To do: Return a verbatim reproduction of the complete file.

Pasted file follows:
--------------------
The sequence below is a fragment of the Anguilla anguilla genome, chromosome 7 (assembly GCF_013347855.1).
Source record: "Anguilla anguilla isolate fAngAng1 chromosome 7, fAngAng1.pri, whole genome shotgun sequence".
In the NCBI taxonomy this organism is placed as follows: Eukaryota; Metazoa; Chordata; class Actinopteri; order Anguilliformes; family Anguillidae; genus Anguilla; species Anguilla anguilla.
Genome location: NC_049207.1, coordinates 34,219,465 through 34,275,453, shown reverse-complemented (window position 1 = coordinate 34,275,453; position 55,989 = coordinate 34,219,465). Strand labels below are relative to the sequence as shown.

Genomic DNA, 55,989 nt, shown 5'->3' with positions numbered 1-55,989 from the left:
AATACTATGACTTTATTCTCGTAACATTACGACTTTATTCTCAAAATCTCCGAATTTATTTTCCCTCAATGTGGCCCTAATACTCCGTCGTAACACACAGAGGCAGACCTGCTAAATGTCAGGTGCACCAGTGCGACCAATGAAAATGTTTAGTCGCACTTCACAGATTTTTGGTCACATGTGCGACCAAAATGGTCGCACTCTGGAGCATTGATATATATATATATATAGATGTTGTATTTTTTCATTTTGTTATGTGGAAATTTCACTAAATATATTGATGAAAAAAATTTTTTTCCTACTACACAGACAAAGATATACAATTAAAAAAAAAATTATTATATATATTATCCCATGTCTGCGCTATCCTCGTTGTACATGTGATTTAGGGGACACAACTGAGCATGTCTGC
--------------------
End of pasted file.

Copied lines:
The sequence below is a fragment of the Anguilla anguilla genome, chromosome 7 (assembly GCF_013347855.1).
Source record: "Anguilla anguilla isolate fAngAng1 chromosome 7, fAngAng1.pri, whole genome shotgun sequence".
In the NCBI taxonomy this organism is placed as follows: Eukaryota; Metazoa; Chordata; class Actinopteri; order Anguilliformes; family Anguillidae; genus Anguilla; species Anguilla anguilla.
Genome location: NC_049207.1, coordinates 34,219,465 through 34,275,453, shown reverse-complemented (window position 1 = coordinate 34,275,453; position 55,989 = coordinate 34,219,465). Strand labels below are relative to the sequence as shown.

Genomic DNA, 55,989 nt, shown 5'->3' with positions numbered 1-55,989 from the left:
AATACTATGACTTTATTCTCGTAACATTACGACTTTATTCTCAAAATCTCCGAATTTATTTTCCCTCAATGTGGCCCTAATACTCCGTCGTAACACACAGAGGCAGACCTGCTAAATGTCAGGTGCACCAGTGCGACCAATGAAAATGTTTAGTCGCACTTCACAGATTTTTGGTCACATGTGCGACCAAAATGGTCGCACTCTGGAGCATTGATATATATATATATATAGATGTTGTATTTTTTCATTTTGTTATGTGGAAATTTCACTAAATATATTGATGAAAAAAATTTTTTTCCTACTACACAGACAAAGATATACAATTAAAAAAAAAATTATTATATATATTATCCCATGTCTGCGCTATCCTCGTTGTACATGTGATTTAGGGGACACAACTGAGCATGTCTGC